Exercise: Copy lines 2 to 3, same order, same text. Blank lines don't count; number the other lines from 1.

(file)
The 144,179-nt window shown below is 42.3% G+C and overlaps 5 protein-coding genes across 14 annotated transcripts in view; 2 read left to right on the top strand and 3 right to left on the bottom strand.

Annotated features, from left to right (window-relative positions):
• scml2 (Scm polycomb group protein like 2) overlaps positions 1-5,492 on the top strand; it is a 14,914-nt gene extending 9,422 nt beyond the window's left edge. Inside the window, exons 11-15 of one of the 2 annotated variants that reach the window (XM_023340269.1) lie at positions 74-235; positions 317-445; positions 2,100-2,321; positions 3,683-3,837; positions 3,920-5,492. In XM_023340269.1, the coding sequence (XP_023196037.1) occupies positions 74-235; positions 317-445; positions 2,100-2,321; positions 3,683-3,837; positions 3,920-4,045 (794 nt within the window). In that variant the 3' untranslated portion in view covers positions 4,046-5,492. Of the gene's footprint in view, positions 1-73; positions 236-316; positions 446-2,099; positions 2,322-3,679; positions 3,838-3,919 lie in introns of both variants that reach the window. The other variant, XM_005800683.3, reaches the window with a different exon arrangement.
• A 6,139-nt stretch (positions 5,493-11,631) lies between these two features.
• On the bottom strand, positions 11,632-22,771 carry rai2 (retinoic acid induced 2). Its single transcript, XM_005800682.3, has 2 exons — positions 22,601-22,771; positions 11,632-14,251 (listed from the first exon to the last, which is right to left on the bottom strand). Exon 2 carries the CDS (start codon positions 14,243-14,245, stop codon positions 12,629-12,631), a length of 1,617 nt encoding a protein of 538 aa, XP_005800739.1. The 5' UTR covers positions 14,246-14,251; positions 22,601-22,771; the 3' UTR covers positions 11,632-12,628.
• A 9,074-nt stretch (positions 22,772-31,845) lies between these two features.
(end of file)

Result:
Annotated features, from left to right (window-relative positions):
• scml2 (Scm polycomb group protein like 2) overlaps positions 1-5,492 on the top strand; it is a 14,914-nt gene extending 9,422 nt beyond the window's left edge. Inside the window, exons 11-15 of one of the 2 annotated variants that reach the window (XM_023340269.1) lie at positions 74-235; positions 317-445; positions 2,100-2,321; positions 3,683-3,837; positions 3,920-5,492. In XM_023340269.1, the coding sequence (XP_023196037.1) occupies positions 74-235; positions 317-445; positions 2,100-2,321; positions 3,683-3,837; positions 3,920-4,045 (794 nt within the window). In that variant the 3' untranslated portion in view covers positions 4,046-5,492. Of the gene's footprint in view, positions 1-73; positions 236-316; positions 446-2,099; positions 2,322-3,679; positions 3,838-3,919 lie in introns of both variants that reach the window. The other variant, XM_005800683.3, reaches the window with a different exon arrangement.